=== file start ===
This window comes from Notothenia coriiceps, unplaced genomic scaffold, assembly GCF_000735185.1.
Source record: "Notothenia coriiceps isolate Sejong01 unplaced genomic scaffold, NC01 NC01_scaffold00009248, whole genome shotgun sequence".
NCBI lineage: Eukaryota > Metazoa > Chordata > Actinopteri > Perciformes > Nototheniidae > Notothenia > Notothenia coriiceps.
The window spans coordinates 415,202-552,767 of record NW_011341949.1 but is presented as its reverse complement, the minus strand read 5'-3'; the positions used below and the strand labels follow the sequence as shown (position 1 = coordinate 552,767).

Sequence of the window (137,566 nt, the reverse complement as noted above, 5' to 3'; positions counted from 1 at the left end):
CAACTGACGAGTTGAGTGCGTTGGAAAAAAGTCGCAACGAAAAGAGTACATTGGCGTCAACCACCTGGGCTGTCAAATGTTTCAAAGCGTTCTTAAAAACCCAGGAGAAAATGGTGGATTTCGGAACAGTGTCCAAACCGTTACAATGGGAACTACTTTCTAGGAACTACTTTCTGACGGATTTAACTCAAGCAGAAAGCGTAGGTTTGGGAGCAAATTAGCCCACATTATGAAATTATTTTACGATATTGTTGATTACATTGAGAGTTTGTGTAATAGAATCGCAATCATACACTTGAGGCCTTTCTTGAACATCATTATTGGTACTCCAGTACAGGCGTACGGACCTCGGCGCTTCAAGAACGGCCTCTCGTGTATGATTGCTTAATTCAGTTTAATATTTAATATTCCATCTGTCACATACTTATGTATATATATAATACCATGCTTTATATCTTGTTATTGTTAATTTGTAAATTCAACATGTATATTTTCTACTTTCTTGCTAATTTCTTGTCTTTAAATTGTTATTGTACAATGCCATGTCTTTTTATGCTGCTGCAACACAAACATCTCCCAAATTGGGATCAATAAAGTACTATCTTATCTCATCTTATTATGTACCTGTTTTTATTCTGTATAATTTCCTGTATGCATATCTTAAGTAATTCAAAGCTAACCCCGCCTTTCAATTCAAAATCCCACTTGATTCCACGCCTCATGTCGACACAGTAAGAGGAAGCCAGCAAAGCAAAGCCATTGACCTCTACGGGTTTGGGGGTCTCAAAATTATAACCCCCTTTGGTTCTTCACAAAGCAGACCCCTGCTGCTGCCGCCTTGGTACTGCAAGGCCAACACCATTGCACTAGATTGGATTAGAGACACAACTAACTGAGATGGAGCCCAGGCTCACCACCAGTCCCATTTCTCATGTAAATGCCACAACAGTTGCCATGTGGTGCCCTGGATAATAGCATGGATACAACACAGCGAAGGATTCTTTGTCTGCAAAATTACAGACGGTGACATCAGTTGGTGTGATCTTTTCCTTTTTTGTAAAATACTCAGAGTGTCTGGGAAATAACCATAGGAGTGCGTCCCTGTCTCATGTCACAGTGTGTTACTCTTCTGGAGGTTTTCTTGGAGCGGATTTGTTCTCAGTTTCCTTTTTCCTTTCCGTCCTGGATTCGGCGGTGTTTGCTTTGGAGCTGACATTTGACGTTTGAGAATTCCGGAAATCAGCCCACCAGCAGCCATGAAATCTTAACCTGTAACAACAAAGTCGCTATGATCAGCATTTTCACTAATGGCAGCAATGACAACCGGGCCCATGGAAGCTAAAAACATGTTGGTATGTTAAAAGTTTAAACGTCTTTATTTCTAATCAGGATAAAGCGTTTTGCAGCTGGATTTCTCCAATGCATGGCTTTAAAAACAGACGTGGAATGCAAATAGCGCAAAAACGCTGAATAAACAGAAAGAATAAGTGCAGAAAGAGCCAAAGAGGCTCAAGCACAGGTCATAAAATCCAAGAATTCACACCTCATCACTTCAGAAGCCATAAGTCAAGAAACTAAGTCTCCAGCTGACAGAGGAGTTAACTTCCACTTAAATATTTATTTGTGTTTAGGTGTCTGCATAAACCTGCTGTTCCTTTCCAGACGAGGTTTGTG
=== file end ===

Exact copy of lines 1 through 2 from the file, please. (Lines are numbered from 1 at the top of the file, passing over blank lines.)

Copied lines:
This window comes from Notothenia coriiceps, unplaced genomic scaffold, assembly GCF_000735185.1.
Source record: "Notothenia coriiceps isolate Sejong01 unplaced genomic scaffold, NC01 NC01_scaffold00009248, whole genome shotgun sequence".